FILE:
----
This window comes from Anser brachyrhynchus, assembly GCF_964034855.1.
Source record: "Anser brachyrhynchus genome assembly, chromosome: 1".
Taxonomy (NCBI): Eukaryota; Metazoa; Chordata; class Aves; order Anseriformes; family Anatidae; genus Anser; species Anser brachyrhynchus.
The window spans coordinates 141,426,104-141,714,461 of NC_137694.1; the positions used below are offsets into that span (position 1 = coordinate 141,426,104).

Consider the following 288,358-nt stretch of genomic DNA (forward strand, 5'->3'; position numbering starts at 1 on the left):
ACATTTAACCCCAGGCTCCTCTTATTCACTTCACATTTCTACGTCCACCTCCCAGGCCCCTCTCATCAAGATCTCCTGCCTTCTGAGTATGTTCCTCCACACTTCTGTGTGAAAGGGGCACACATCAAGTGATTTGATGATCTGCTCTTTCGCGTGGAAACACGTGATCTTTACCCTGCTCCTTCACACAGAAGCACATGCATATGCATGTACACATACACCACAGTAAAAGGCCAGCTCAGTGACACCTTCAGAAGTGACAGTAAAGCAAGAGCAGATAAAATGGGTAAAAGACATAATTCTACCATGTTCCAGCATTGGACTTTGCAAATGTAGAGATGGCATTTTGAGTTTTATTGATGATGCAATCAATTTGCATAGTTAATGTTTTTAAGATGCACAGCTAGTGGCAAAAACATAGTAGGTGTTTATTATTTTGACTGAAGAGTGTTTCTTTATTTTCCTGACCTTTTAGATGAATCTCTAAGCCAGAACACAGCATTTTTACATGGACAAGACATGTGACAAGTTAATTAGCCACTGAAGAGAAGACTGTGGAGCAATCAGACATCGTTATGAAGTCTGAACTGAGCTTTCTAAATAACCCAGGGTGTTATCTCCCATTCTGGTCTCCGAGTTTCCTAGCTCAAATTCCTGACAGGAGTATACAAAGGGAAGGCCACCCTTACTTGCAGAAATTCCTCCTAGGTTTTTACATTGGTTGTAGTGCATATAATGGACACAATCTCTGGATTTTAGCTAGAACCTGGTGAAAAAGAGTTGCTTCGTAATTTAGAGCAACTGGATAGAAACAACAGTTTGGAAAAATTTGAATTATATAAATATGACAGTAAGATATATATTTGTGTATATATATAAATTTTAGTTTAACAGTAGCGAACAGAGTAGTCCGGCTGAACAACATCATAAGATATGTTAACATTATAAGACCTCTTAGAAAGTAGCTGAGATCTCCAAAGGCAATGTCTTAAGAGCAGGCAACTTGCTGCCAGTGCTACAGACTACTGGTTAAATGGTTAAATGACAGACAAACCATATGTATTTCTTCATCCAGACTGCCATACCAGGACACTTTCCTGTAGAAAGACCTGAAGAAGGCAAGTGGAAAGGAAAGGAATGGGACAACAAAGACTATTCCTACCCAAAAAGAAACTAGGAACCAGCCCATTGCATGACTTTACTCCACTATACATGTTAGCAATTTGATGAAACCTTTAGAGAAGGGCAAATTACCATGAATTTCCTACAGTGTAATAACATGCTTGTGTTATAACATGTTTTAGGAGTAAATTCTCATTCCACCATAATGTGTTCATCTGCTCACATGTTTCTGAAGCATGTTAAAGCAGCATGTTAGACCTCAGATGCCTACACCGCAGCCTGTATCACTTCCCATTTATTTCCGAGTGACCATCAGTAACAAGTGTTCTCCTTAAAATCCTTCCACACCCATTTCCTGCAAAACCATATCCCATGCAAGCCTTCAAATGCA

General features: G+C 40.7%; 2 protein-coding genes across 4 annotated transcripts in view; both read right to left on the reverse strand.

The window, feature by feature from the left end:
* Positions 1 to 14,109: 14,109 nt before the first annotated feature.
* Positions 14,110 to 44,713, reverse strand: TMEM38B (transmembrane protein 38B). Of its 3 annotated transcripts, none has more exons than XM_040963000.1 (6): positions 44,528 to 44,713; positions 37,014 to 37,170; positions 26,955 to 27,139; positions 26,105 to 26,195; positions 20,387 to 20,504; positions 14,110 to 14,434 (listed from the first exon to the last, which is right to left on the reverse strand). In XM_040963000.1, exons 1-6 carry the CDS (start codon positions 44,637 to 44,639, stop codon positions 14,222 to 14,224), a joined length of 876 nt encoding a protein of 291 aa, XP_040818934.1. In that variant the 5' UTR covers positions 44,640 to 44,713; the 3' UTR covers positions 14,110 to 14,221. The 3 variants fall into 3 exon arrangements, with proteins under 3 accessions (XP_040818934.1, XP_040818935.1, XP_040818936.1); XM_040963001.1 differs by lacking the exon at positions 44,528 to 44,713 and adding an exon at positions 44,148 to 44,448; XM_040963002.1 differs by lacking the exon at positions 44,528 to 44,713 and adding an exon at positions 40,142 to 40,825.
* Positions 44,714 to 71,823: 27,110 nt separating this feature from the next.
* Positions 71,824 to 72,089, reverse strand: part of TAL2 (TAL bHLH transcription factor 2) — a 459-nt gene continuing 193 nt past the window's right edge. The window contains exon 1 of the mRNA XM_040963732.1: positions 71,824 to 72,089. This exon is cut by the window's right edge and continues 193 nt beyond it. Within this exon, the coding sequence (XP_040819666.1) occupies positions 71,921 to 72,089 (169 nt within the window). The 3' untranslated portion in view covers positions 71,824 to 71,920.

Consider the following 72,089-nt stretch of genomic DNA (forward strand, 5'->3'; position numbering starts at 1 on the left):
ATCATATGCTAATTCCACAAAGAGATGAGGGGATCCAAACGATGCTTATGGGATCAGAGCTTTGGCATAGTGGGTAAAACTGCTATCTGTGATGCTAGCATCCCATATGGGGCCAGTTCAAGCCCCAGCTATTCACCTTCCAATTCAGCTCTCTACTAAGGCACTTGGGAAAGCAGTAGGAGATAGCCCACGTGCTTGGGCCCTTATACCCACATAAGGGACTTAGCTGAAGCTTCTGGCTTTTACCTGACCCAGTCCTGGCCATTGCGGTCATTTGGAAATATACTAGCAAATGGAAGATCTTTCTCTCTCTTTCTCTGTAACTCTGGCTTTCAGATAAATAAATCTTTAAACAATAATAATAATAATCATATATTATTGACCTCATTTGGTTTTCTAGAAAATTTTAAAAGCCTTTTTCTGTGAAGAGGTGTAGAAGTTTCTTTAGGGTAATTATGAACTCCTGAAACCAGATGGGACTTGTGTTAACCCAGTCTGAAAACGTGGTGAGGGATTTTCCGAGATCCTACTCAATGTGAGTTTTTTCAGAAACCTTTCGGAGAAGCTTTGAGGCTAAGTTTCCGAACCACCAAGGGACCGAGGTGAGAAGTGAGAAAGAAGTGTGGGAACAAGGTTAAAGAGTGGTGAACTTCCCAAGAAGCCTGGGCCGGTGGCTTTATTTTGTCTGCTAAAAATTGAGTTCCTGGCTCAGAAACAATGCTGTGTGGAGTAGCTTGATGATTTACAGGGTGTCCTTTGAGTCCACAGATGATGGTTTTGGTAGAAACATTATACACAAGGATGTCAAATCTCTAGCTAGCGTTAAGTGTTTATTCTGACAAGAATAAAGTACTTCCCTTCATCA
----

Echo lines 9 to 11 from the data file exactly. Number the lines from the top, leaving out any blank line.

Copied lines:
* Positions 1 to 14,109: 14,109 nt before the first annotated feature.
* Positions 14,110 to 44,713, reverse strand: TMEM38B (transmembrane protein 38B). Of its 3 annotated transcripts, none has more exons than XM_040963000.1 (6): positions 44,528 to 44,713; positions 37,014 to 37,170; positions 26,955 to 27,139; positions 26,105 to 26,195; positions 20,387 to 20,504; positions 14,110 to 14,434 (listed from the first exon to the last, which is right to left on the reverse strand). In XM_040963000.1, exons 1-6 carry the CDS (start codon positions 44,637 to 44,639, stop codon positions 14,222 to 14,224), a joined length of 876 nt encoding a protein of 291 aa, XP_040818934.1. In that variant the 5' UTR covers positions 44,640 to 44,713; the 3' UTR covers positions 14,110 to 14,221. The 3 variants fall into 3 exon arrangements, with proteins under 3 accessions (XP_040818934.1, XP_040818935.1, XP_040818936.1); XM_040963001.1 differs by lacking the exon at positions 44,528 to 44,713 and adding an exon at positions 44,148 to 44,448; XM_040963002.1 differs by lacking the exon at positions 44,528 to 44,713 and adding an exon at positions 40,142 to 40,825.
* Positions 44,714 to 71,823: 27,110 nt separating this feature from the next.